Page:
Get Red Pepper's email newsletter. Enter your email address to receive our latest articles, updates and news.

×

We need to reclaim the power, now more than ever

Kara Moses explains the issues behind the upcoming Reclaim the Power climate action camp at Didcot power station

May 22, 2015
6 min read


Kara MosesKara Moses is Red Pepper's Environment Editor and a freelance writer and activist


  share     tweet  

RTP_Didcot-flyer-2015For many who believe in equality, justice, and peace, the re-election of the Tory government brought horror, dismay, even fear – fear of what misery another four years of Conservative rule could bring, from cuts and privatisation to attacks on our basic rights.

Another important issue on the list should be that this is a government in bed with the fossil fuel industry, who now think they have free reign to push full steam ahead with fracking and other fossil fuels, helping out their industry friends while thousands die of fuel poverty each winter.

Meanwhile the UN climate talks in Paris this December loom on the horizon, with no meaningful action in sight and a corporate stranglehold choking the process for private profit. This is not what democracy looks like. This is what a broken system looks like.

It doesn’t have to be this way

We don’t have to rely on people in power to make the changes we want for us. We can take action now. Direct action has brought about some of the biggest progressive changes in society – women’s suffrage, the abolition of slavery, civil rights for all. It’s the best tool we’ve got, it’s empowering, meaningful, transformative and fun. And there’s a big opportunity coming up to take mass action together.

This month, Reclaim the Power returns with its third mass action camp, as part of an international weekend of climate action that’s happening across the world.

The summer of 2013 saw thousands descend on Balcombe, where Cuadrilla’s fracking operations were shut down for six days. Last summer, thirteen nationwide actions sprung from the camp on a proposed fracking site in Blackpool, including activists superglueing themselves to Defra’s headquarters, occupying Cuadrilla’s Blackpool office, blockading iGas’ London headquarters, and shutting down a fracking site near Hull.

In previous years, Reclaim the Power has responded to calls for support from communities on the frontline of fracking. Why are we at Didcot power station this year? And why now, in the spring?

Rather than being the sole target of this year’s actions, the Didcot plant provides a symbolic backdrop for nationwide action against fossil fuels and corporate power, symbolising many of the issues we want to respond to, on an international day of action against the corporate capture of the UN climate negotiations.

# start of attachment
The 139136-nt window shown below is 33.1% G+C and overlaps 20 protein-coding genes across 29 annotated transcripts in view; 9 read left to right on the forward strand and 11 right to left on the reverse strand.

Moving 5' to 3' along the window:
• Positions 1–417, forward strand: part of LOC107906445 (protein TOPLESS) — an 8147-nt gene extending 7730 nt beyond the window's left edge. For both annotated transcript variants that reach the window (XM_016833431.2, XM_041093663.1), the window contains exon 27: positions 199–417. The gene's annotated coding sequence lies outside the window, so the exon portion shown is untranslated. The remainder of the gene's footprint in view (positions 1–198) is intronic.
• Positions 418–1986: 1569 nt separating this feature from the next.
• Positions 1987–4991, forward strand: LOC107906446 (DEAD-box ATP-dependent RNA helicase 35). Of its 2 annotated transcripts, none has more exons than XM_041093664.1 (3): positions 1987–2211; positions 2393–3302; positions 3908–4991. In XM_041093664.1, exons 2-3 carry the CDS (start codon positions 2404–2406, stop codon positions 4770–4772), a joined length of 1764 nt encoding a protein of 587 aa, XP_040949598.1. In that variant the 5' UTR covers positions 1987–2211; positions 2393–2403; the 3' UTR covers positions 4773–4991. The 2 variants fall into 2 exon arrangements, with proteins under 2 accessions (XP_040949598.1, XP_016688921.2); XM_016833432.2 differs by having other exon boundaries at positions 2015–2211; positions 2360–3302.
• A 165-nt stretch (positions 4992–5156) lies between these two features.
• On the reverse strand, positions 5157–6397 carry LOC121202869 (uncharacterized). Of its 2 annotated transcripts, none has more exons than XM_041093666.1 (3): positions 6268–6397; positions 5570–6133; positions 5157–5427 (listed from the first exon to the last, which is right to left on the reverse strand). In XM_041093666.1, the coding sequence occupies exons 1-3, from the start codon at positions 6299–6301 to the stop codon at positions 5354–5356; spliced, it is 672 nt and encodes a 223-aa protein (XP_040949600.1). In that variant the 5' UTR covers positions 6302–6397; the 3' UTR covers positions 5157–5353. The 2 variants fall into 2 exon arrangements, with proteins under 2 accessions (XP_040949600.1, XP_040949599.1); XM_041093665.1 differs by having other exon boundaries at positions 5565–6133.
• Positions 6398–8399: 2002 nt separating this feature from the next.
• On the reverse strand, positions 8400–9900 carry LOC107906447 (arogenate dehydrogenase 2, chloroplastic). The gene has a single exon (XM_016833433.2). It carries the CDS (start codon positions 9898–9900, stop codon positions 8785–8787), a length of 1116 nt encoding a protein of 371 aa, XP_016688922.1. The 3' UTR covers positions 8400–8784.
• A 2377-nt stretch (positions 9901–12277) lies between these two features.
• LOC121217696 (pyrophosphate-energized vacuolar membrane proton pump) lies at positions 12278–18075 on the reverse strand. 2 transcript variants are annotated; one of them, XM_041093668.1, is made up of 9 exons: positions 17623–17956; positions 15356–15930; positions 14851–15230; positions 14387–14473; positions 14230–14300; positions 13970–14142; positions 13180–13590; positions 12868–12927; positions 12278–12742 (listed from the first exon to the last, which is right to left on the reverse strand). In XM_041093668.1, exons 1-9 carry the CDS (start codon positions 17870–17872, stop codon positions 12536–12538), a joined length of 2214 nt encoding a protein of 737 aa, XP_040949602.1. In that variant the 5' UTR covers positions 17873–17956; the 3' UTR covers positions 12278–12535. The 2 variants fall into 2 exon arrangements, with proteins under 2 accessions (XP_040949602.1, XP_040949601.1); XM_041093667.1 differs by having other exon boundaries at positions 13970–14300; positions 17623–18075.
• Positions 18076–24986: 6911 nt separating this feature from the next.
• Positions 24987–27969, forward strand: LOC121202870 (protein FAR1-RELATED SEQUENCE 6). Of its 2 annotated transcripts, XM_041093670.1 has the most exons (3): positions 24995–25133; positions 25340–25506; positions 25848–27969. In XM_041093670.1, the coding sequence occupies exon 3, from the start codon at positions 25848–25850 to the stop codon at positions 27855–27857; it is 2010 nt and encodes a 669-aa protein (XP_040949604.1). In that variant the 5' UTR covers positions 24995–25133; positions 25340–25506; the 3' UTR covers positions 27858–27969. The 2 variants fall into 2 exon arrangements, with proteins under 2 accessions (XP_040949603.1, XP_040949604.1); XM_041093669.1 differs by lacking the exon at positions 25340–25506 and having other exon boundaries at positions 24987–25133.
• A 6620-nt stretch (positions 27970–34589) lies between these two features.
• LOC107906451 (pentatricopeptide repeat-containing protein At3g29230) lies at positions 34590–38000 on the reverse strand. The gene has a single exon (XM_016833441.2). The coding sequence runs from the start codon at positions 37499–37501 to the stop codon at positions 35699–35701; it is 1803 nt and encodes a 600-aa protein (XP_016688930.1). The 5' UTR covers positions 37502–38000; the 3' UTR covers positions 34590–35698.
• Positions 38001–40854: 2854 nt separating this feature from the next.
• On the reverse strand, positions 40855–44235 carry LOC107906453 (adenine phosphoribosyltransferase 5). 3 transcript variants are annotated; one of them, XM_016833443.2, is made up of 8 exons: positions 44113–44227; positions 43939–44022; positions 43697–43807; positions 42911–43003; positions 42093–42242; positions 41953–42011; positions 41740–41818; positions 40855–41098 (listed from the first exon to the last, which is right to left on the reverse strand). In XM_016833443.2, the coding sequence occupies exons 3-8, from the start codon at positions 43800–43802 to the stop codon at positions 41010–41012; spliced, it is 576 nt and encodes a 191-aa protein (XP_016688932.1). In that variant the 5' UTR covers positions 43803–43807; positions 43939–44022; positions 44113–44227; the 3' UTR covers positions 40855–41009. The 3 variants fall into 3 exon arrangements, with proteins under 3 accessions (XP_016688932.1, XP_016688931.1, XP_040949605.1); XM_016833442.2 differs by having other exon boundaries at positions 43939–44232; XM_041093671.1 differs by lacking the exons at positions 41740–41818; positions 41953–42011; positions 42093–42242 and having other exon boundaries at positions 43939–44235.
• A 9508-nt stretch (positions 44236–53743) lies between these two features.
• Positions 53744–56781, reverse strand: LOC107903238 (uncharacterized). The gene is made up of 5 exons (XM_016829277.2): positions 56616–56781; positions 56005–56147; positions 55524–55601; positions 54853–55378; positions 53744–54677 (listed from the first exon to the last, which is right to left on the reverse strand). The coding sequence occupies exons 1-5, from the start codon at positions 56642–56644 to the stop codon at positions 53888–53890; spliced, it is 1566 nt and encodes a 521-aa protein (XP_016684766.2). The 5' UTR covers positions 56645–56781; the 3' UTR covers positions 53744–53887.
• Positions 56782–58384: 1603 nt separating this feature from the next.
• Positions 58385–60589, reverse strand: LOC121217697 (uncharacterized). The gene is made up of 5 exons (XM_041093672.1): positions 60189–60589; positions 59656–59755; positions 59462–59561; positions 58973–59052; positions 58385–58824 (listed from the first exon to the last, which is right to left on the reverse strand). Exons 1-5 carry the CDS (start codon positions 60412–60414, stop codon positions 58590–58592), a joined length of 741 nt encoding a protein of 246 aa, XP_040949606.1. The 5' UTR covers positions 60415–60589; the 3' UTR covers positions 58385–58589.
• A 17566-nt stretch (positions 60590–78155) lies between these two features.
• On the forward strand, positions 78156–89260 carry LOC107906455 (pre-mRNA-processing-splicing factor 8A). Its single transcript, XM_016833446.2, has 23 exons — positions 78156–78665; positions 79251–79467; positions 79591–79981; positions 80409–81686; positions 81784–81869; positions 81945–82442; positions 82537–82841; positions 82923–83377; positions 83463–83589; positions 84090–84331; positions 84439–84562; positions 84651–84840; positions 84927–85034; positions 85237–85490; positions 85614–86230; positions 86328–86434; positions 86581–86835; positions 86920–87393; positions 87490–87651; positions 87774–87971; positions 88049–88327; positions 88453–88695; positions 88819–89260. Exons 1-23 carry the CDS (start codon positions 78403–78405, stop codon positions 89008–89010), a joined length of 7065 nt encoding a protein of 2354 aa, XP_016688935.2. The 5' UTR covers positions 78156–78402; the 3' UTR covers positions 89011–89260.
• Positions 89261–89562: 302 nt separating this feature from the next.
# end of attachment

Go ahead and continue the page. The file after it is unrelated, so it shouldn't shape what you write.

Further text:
The complex political landscape of 2015 includes a new Tory government pushing ahead with the dash for gas, the possibility of fracking going live in Lancashire in the summer, coal still not being off the table, and the UN climate negotiations. Didcot stands as a half-demolished monument to the unfinished job of kicking dirty coal out, the government’s misguided dash for gas and fracking fixation, and the corrupting influence of corporate power on our democratic processes.

Dirty, unsafe and expensive

The coal-fired section of Didcot was demolished last year after becoming unprofitable due to EU anti-pollution legislation. But aggressive lobbying by companies like RWE Npower, which owns Didcot, is weakening the legislation and keeping coal in the mix. We need to get rid of coal.

The gas-fired section of Didcot still stands, and in December RWE Npower will decide its fate. We need to get rid of gas. It’s not the clean, green solution the government’s spin would have you believe. Gas, including fracked shale gas, is dirty, expensive and pushing us further into climate chaos and fuel poverty, just like other fossil fuels.

More fossil fuels might help Npower make £766 million in profit in three years – while paying no corporation tax – but meanwhile 10,000 people die each year from cold-related illnesses. Last year 15,000 people died from fuel poverty, up 77 per cent from the previous year.

Corporate lobbying

RWE Npower and other corporate lobbyists are also lobbying to weaken emissions controls and prevent a global climate deal. RWE Npower is one of the ‘Big Six’ energy companies who control the UK’s energy supply – and lobby the government to extend the life of dirty power stations. It is one of Europe’s biggest fossil fuel polluters, and owns a huge open cast coal mine in Germany – the single biggest source of CO2 emissions in Europe. Yet they’ve been chosen to help represent the UK government in EU decision-making on reducing carbon emissions in Paris this December.